Oncogenic conversion by regulatory changes in transcription factors

  title={Oncogenic conversion by regulatory changes in transcription factors},
  author={Benjamin Lewin},
  • B. Lewin
  • Published 25 January 1991
  • Biology
  • Cell
CREM, a master-switch in the nuclear response to cAMP signaling
The study, and ultimately the understanding, of these processes will help to unravel the profound changes that cause cancer and by the same token the physiology of normal growth.
The Nuclear Response to cAMP During Spermatogenesis: The Key Role of Transcription Factor CREM
The study of the regulation of gene expression by specific signal transduction pathways will hopefully help to unravel the profound changes that cause cancer and, by the same token, the physiology of normal growth.
Oncogenic conversion of Ets affects redox regulation in-vivo and in-vitro.
It is suggested that the 'open' conformation of the vEts DNA-binding domain favours interactions with other proteins or DNA and facilitates transformation and is more accessible to protein-protein interactions and to regulatory mechanisms.
COMMENTARY Negative regulation of eukaryotic transcription
This review concentrates on the better-characterised systems and the most recent work on the role of chromatin structure in repression, followed by an analysis of the different mechanisms of negative regulation.
Molecular Evolution of the Ha-ras-1 Oncogene: Relationship between DNA Methylation, Frequency of CpG Dinucleotides and Binding to the Sp1 Transacting Factor
One of the molecular events involved in the regulation of the expression of cellular oncogenes is the interaction between transcriptional factors and target DNA sequences present in the 5′ genomic
Possible involvement of nuclear oncoproteins in regulation of DNA replication.
This work has shown that protooncogenes, c-jun and c-fos, whose products form heterodimeric transcription activator, AP-1, strongly stimulate polyomavirus DNA replication through the AP- 1 site, and revealed a new domain in v-Rel protein which can stimulate replication strongly.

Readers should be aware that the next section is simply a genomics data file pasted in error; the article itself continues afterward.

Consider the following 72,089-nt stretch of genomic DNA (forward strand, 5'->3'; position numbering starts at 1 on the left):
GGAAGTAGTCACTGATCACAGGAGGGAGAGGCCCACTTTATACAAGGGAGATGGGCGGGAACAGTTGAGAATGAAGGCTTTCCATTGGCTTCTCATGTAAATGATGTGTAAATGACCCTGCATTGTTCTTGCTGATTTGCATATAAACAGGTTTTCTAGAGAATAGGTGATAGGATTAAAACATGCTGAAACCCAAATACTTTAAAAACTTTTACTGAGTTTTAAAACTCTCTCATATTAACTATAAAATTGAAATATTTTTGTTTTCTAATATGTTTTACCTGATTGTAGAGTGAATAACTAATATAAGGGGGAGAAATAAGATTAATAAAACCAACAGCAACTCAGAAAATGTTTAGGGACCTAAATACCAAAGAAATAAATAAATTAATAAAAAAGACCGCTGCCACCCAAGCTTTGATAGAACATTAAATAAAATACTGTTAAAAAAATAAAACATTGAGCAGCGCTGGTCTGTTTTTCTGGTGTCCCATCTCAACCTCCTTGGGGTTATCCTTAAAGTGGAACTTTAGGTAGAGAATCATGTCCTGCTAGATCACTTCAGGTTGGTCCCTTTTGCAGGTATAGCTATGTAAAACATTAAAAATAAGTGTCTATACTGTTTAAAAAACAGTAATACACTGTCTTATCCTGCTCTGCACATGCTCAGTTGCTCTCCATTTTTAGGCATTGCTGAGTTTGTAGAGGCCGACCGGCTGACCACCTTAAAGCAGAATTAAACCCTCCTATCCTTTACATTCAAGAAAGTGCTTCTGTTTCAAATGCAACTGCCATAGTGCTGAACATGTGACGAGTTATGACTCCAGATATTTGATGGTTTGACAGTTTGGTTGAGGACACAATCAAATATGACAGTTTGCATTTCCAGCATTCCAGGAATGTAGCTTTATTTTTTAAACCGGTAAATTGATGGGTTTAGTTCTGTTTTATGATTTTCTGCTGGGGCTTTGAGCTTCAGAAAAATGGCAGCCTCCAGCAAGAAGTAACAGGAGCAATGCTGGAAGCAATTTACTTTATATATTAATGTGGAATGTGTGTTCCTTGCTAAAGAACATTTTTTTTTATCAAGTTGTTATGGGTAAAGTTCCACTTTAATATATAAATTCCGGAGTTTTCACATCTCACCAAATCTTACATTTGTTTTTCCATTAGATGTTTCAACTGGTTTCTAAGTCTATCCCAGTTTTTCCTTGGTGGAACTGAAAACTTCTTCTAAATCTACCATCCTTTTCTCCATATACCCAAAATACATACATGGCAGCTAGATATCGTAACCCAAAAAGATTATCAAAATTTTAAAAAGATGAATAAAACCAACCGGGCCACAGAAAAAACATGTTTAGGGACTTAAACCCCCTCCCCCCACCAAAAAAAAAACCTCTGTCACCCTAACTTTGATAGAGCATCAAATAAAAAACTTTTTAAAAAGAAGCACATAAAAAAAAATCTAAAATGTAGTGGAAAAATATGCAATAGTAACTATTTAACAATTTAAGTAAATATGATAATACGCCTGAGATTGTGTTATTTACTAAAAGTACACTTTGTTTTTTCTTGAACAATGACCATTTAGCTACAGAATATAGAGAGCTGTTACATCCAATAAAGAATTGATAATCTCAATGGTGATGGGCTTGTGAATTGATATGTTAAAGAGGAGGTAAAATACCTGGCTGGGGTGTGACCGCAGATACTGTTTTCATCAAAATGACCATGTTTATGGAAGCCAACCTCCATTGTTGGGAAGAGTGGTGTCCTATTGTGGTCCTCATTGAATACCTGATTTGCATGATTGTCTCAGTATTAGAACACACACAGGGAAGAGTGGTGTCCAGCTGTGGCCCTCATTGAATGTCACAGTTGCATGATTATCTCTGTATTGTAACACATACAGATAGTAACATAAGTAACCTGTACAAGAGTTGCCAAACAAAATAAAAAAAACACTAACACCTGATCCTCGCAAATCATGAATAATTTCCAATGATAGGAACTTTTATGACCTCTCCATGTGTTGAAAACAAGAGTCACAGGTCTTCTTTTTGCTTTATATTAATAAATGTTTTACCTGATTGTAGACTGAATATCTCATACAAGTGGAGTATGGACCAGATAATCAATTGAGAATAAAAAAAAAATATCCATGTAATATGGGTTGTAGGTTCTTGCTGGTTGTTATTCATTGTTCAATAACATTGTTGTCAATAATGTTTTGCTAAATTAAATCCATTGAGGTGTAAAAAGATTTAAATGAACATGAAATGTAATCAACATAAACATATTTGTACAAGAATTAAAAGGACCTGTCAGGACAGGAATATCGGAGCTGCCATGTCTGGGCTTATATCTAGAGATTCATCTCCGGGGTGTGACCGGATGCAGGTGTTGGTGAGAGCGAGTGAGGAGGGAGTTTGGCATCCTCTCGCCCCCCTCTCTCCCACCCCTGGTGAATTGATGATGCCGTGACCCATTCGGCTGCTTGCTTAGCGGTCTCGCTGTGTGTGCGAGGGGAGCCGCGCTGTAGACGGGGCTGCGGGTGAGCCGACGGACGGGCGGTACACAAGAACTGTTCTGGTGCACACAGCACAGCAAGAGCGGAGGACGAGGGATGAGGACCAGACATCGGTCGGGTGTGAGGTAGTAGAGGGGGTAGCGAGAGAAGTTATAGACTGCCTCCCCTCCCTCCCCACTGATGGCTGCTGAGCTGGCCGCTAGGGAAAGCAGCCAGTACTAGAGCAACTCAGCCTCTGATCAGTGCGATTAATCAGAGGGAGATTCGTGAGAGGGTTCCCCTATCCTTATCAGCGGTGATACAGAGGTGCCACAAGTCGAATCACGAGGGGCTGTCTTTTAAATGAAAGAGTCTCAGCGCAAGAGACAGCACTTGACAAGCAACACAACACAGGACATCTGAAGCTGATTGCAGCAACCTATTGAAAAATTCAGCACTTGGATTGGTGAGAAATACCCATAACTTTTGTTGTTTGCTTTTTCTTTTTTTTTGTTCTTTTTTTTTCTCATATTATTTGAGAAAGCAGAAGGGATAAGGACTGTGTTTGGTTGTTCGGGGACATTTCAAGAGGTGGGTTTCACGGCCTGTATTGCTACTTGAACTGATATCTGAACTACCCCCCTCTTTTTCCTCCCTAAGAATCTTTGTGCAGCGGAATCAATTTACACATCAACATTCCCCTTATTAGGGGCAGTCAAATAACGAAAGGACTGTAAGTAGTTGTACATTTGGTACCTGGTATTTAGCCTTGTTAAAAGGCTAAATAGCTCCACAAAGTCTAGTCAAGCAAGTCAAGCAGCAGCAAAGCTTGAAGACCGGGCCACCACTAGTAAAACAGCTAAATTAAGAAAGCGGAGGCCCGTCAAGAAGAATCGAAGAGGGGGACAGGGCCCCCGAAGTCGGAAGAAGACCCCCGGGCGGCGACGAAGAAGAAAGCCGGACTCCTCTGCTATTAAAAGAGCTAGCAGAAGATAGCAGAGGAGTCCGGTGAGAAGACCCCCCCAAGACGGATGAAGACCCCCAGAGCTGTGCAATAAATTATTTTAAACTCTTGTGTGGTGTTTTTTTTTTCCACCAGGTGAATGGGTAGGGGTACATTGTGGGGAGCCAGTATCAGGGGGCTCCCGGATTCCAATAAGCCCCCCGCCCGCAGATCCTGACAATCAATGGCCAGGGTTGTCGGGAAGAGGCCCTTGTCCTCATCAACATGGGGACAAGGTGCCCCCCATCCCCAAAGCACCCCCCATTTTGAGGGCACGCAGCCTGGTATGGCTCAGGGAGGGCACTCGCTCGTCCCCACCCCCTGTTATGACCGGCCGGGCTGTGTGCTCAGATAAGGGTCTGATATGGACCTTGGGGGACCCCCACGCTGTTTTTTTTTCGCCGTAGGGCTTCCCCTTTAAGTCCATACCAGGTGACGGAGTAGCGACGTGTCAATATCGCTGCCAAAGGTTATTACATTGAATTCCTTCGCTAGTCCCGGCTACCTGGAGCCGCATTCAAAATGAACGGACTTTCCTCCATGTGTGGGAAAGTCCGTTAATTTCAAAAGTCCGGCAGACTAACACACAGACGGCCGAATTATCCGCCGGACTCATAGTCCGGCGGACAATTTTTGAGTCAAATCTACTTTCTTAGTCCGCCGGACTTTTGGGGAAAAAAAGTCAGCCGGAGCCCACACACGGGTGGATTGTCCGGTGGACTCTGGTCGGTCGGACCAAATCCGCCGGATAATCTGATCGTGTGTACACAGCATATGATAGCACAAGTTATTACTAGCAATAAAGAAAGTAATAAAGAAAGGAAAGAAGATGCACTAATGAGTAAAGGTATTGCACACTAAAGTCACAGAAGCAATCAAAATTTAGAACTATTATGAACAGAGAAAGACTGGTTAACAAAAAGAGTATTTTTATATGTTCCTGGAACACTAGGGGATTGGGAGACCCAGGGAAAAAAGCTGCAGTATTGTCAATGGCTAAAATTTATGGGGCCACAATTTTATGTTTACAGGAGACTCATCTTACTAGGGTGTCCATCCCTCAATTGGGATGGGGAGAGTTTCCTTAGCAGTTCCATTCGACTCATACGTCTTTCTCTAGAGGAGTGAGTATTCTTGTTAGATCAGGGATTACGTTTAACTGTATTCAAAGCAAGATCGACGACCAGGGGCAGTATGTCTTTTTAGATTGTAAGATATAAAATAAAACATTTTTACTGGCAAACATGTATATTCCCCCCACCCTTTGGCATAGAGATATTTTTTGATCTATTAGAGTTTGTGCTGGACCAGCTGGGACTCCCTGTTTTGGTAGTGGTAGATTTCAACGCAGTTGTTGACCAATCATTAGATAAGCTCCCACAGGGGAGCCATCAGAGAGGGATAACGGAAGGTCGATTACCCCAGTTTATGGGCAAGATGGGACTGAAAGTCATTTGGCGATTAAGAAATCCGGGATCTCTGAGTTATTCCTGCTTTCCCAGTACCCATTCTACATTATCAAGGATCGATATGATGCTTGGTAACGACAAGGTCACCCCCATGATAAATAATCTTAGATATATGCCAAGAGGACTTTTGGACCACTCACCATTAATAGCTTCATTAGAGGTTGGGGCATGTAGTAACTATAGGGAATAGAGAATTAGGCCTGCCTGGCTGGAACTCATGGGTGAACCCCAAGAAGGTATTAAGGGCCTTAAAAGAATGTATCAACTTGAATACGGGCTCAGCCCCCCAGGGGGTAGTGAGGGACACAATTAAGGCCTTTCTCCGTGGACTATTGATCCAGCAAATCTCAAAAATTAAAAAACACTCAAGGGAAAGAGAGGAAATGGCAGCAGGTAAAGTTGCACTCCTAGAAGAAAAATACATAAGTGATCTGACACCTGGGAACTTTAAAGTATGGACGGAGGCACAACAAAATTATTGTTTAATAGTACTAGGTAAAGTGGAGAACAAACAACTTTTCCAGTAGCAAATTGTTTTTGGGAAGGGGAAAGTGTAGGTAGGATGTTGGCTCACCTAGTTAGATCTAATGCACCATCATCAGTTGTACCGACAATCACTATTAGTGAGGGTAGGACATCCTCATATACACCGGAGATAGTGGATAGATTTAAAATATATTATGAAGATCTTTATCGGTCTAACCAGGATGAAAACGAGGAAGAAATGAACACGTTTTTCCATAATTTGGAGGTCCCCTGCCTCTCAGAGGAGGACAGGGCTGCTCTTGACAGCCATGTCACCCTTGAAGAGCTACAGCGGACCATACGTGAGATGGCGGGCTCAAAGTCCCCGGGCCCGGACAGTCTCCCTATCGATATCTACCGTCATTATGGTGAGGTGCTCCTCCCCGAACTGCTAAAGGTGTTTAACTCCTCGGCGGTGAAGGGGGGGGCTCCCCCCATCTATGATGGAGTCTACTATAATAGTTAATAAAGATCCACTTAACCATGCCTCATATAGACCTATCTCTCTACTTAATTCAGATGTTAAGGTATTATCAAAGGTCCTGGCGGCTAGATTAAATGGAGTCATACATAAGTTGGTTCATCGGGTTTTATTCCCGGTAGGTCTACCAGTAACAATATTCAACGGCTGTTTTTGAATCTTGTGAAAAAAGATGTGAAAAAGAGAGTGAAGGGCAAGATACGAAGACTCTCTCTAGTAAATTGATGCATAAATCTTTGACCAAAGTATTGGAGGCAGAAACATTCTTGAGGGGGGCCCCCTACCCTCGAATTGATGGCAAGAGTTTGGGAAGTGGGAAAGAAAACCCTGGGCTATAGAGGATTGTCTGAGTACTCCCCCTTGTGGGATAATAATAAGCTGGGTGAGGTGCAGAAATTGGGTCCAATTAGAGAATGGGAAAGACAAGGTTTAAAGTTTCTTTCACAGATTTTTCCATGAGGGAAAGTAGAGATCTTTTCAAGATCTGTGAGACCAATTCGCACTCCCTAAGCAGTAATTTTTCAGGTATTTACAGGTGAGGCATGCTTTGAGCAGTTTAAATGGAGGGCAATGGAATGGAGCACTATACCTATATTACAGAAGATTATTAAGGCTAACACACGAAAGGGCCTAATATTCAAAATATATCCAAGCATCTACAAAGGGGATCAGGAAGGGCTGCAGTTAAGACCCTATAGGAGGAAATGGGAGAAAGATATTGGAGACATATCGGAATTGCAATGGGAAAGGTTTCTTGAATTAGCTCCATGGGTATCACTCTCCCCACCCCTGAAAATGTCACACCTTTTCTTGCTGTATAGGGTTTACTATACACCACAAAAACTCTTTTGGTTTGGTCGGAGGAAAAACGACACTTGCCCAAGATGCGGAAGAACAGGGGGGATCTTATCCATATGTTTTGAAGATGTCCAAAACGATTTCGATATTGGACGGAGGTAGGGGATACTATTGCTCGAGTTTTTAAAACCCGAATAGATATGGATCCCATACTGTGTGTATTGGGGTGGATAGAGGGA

The ets gene family.
Regulation of Cell Growth by Transcription Factors, IRF-1 and IRF-2
This work has reported that one of the IFN species, IFN-γ, plays a critical role in induced cell death of effector T lymphocyte3, and this work aims to clarify the role of this species in this type of infection.
Oncogenic conversion alters the transcriptional properties of ets.
  • C. Wasylyk, B. Wasylyk
  • Biology
    Cell growth & differentiation : the molecular biology journal of the American Association for Cancer Research
  • 1992
The results show that vEts differs from its progenitor cEts1(p68) in its trans-activating properties, and suggest that activation of the Jun and Fos oncoprotein pathway is important for transformation by Ets.


v-rel oncoproteins in the nucleus and in the cytoplasm transform chicken spleen cells
The hypothesis that v-rel encodes a protein which can act either in the nucleus or in the cytoplasm to transform spleen cells is supported.
Oncogenic transformation by vrel requires an amino-terminal activation domain
The results show that the oncogenicity of Rel proteins requires activation region I and suggest that the biological function of rel and dorsal proteins depends on transcription activation by this region.
Delineation of three functional domains of the transcriptional activator encoded by the c-myb protooncogene.
The c-myb protooncogene encodes a sequence-specific DNA-binding protein (c-Myb) that induces transcriptional activation or repression, and three functional domains are identified that are responsible for DNA binding, transcriptionalactivation, and negative regulation, respectively.